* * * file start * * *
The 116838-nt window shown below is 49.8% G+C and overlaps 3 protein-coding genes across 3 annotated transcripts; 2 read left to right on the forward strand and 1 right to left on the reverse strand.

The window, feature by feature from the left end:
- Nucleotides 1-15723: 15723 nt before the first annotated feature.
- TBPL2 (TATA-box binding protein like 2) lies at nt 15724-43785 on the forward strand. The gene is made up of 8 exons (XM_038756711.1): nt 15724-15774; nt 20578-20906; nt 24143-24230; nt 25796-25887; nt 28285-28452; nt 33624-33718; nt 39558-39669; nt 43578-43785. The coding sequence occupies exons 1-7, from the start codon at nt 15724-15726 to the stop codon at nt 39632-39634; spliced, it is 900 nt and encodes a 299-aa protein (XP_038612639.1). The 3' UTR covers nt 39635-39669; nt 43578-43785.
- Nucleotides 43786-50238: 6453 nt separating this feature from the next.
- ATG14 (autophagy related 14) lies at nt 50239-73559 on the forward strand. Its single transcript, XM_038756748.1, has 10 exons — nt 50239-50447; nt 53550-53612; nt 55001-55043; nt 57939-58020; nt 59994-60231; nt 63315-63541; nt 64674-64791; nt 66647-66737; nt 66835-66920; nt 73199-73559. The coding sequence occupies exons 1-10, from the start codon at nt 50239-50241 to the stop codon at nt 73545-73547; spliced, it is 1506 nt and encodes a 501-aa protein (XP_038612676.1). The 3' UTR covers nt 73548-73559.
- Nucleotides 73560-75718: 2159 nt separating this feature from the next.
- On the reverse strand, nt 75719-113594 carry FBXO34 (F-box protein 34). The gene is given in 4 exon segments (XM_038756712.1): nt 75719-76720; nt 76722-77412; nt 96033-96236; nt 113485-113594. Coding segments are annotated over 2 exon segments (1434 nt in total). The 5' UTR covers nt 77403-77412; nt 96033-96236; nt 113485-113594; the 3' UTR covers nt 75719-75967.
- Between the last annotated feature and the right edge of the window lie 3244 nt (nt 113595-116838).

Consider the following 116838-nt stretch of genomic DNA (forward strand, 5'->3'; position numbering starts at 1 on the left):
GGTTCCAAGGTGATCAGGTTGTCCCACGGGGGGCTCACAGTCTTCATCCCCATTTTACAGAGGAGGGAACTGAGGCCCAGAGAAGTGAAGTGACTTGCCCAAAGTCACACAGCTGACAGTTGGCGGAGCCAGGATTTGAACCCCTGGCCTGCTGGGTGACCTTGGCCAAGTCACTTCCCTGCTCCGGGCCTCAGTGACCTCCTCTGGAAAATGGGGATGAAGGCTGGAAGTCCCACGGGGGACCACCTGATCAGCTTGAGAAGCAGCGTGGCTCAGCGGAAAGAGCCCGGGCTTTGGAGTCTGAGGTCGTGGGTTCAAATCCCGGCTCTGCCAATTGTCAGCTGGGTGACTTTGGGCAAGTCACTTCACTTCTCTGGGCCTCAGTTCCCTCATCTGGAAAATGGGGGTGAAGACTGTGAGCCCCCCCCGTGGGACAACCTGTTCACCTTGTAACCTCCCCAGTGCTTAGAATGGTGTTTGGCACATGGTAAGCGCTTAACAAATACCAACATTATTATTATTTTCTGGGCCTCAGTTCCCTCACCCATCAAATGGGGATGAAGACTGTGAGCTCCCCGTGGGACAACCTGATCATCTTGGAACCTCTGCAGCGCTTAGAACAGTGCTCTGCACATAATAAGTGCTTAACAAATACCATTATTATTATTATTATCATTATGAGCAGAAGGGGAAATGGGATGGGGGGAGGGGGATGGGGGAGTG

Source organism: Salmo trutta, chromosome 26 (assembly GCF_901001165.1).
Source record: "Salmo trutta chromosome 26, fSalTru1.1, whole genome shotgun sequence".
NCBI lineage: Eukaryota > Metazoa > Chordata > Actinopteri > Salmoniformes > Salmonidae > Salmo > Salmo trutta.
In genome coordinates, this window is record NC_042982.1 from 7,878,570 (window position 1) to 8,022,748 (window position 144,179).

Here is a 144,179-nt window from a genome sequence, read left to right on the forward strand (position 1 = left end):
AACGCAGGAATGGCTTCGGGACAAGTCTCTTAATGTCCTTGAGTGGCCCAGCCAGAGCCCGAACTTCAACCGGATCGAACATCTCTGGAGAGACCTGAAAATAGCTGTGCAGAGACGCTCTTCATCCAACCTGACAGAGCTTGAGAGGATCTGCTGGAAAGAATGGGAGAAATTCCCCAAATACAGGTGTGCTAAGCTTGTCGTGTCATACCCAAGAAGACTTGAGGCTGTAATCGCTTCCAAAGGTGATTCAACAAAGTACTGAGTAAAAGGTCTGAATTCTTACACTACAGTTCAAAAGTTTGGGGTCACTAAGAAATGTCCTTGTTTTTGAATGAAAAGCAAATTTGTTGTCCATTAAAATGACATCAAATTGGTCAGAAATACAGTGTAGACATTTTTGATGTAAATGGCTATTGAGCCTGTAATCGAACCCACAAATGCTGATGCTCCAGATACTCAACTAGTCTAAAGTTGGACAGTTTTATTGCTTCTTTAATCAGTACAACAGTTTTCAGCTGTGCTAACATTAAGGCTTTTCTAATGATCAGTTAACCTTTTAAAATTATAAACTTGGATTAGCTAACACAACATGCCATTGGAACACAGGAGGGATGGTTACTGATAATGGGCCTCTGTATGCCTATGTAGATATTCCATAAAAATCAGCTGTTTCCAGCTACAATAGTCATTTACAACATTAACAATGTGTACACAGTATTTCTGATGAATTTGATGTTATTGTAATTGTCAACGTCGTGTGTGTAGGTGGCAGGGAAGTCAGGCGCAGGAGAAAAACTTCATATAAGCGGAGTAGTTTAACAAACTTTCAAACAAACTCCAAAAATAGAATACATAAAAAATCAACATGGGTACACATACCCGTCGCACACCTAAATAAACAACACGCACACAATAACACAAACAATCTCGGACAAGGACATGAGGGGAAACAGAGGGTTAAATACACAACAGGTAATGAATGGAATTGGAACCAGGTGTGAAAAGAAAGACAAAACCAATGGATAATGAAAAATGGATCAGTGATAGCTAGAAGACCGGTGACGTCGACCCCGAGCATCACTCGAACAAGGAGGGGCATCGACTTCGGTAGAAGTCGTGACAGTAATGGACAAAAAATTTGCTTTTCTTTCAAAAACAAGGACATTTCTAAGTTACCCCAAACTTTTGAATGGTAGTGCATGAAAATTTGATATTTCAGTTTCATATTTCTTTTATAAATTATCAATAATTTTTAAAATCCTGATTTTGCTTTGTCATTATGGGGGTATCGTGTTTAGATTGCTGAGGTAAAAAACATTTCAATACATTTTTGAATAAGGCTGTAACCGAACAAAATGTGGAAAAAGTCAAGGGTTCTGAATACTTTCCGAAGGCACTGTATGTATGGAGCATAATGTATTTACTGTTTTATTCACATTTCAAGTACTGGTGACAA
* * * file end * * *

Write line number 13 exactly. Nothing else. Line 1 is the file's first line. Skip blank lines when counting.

Source record: "Salmo trutta chromosome 26, fSalTru1.1, whole genome shotgun sequence".